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Kikugoro Onoe VI
Filmed in 1935
Directed by Yasujiro Ozu
As you all know,
Kabuki actor Kikugoro Onoe VI
is the most talented
of the last few years.
He inherited his quick-wittedness
from his father Kikugoro V
while showing a brilliant inspiration
worthy of the children of Edo.
He was born in a great kabuki family
ruled by respect and tradition.
Thus he was inevitably spoiled.
But he also had a mischievous side,
being very quick-witted,
that allowed him to bear
his father's authority.
The father entrusted
his son's education
to Danjuro Ichikawa IX.
Kikugoro VI became the heir
of both the name and the art
of Kikugoro V.
He acquired strong basis
in kabuki dance
with master Danjuro IX
during his youth.
But he was only 19 years old
when is master died.
His full potential hadn't
revealed itself yet.
It was his innate talent and efforts
that allowed him to
develop his technique.
When he's dancing,
he doesn't neglect
any word or move.
He's always looking for perfection.
That's where the strength
of his dance lied
and it made it sublime.
Sometimes he had
bright and happy glorious feats.
Among his famous dances, we can mention
first his feminine roles in Dojoji,
Fujimusume and Kamuro.
His corpulence was a great help to
play young ingenuous girls
with generous curves.
When he played for the first time
the role of Kamuro,
who is 12-13 years old girl,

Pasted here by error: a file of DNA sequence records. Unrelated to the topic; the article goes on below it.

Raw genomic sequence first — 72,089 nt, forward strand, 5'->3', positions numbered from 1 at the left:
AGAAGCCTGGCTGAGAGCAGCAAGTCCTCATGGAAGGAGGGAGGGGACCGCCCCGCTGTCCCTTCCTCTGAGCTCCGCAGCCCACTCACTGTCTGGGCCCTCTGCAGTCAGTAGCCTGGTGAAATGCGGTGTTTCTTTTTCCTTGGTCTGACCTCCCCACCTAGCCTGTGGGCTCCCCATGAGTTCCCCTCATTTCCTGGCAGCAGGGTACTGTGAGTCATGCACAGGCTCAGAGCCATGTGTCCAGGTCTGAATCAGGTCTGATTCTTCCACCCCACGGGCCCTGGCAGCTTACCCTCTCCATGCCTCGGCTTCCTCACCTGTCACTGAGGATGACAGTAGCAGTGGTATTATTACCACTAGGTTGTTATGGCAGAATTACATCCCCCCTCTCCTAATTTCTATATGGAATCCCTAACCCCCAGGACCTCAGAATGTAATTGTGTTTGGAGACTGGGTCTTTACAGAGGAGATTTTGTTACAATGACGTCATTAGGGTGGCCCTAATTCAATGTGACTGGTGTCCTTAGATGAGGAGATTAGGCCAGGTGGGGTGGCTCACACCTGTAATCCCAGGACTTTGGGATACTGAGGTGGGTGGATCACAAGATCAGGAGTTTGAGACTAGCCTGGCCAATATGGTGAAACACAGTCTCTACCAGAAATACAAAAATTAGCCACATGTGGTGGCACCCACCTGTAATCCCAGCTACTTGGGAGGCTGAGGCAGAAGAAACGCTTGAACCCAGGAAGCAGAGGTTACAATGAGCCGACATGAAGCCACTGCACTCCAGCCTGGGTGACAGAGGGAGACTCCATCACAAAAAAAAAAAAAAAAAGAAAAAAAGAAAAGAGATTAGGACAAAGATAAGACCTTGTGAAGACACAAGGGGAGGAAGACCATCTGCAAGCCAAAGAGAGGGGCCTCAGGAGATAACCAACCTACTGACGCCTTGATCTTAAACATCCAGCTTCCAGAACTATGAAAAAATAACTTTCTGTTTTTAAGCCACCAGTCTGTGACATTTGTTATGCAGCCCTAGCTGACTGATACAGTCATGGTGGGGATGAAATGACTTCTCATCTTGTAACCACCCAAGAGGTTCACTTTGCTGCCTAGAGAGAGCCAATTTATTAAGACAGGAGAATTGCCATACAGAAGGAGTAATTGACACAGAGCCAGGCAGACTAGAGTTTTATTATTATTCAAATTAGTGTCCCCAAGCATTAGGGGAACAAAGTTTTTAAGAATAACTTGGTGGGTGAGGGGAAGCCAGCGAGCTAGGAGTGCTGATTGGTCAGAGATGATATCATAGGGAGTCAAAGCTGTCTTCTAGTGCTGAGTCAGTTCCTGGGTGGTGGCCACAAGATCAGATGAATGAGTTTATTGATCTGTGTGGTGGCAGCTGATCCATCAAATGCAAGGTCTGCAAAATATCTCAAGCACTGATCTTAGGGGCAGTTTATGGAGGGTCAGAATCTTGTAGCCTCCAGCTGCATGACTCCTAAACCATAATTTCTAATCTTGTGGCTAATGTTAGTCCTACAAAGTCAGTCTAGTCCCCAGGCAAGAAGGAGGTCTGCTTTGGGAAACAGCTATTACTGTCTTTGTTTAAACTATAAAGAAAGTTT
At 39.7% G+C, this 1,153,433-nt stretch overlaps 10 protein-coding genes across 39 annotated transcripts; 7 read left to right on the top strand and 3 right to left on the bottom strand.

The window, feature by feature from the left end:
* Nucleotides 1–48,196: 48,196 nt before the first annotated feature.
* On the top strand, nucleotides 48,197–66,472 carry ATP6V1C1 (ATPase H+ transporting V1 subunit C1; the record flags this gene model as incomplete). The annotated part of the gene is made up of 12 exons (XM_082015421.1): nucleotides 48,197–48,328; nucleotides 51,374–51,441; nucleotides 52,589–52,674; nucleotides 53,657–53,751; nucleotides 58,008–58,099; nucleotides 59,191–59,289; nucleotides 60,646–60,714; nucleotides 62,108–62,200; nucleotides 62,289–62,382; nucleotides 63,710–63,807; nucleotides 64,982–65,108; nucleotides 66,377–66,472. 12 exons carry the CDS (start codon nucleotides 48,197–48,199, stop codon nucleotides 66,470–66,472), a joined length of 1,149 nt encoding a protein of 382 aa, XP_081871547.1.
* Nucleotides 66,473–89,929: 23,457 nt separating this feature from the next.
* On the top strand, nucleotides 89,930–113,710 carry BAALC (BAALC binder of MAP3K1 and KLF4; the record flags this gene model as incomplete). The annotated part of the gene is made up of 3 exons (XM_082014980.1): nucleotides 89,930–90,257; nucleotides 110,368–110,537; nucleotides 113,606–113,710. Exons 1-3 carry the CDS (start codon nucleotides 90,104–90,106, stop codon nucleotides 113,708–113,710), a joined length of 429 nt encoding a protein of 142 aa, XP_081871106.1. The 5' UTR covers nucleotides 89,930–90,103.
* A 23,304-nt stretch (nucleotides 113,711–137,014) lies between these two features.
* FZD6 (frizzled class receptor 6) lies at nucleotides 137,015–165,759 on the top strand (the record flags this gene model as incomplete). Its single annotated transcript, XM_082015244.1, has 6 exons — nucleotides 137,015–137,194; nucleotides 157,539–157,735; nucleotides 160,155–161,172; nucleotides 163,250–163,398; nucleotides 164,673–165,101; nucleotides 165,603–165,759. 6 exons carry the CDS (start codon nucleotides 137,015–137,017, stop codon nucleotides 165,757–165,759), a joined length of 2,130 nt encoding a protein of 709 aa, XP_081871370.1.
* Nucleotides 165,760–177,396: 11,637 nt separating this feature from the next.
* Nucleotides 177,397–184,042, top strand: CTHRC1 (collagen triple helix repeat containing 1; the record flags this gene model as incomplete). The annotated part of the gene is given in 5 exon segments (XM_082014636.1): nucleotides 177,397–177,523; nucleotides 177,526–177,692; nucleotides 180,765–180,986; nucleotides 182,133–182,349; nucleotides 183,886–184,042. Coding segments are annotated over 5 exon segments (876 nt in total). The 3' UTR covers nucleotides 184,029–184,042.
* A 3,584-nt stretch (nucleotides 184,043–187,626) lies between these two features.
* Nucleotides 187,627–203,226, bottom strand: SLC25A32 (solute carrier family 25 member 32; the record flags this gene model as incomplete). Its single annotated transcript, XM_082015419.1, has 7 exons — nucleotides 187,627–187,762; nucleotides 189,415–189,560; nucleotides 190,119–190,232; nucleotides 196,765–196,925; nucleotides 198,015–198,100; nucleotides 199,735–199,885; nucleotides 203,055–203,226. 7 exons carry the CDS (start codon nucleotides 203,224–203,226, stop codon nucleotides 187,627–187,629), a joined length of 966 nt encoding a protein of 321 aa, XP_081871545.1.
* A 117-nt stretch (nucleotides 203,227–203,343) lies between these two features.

the scenery had to be extended.
All his moves and manners had
a look of a naive and
adorable young girl.
And in Yasuna's role,
he expressed a noble erotism
losing its reason in
the spring melancholy.
He played a funny and innocent boy
with the role of Kisen.
For Sanbaso's role,
requiring a naive and gay dance,
his performance was never lacking
nobility and rigour.
For No theatre roles,
like Tomomori and Tuchigumo that
he was interpreting with brilliance,
he wasn't just adapting them
to kabuki.
He succesfully showed humanity
and kabuki's special ,
different from No.
The Kagamijishi (Lion Dance ) is known
as the most difficult to perform.
On top of the complexity of the moves
and of the expression of the feelings,
this dance requires a lot of stamina.
Nobody else would have managed
to preform this dance so perfectly.
All the lion dances come from
No theatre's shakku.
Among the oldest ones,
there's the Makurajishi.
This dance includes a courtesan.
But Danjuro IX moved the scenery
to a big manor the evening
of a new year ceremony.
Yayoi, a peasant, is boiling
water to make some tea.
An old lady is coming to get her.
Shyly, the peasant shows her
her favorite dance.
Then, near the end of the dance,
when she's touching the lion's head,
the lion's spirit seizes her.
She vanishes then reappears as a lion,
She's dancing with a butterfly.
The script was written by a
revolutionary of this time,
Ouchi Fukuchi, in 1893.
Kikugoro VI played it
for the first time in 1914.
He was barely 30 years old.
This movie was made in 1935
when he was 51 years old,
with the help of the
Kokusai Bunka Shinko-kai
to promote the art of
Japanese dance abroad.
That's why it's missing
the first Yayoi dance
of which some parts have been modified.
At some point, it's not
the usual choreography.
But the heart and the highlight
of the show weren't changed.
Among the key scenes,
we can name
the description opening with
"In this time, the peonies...",
in which he's contemplating
the falling petals.
It's the famous scene
of the first act,
one of the hardest to perform.
We can admire his performance
when he's attracted by the lion's
spirit despite his fear,
then the scene where, once
he's become a lion,
he's shaking his long and heavy mane
with constancy and vigor
to incarnate an intrepid lion.
Those performances require
moral strength and technique.
The lion dance must express
strength and happiness.
And the curtain must fall
on a calm lion.
By watching this

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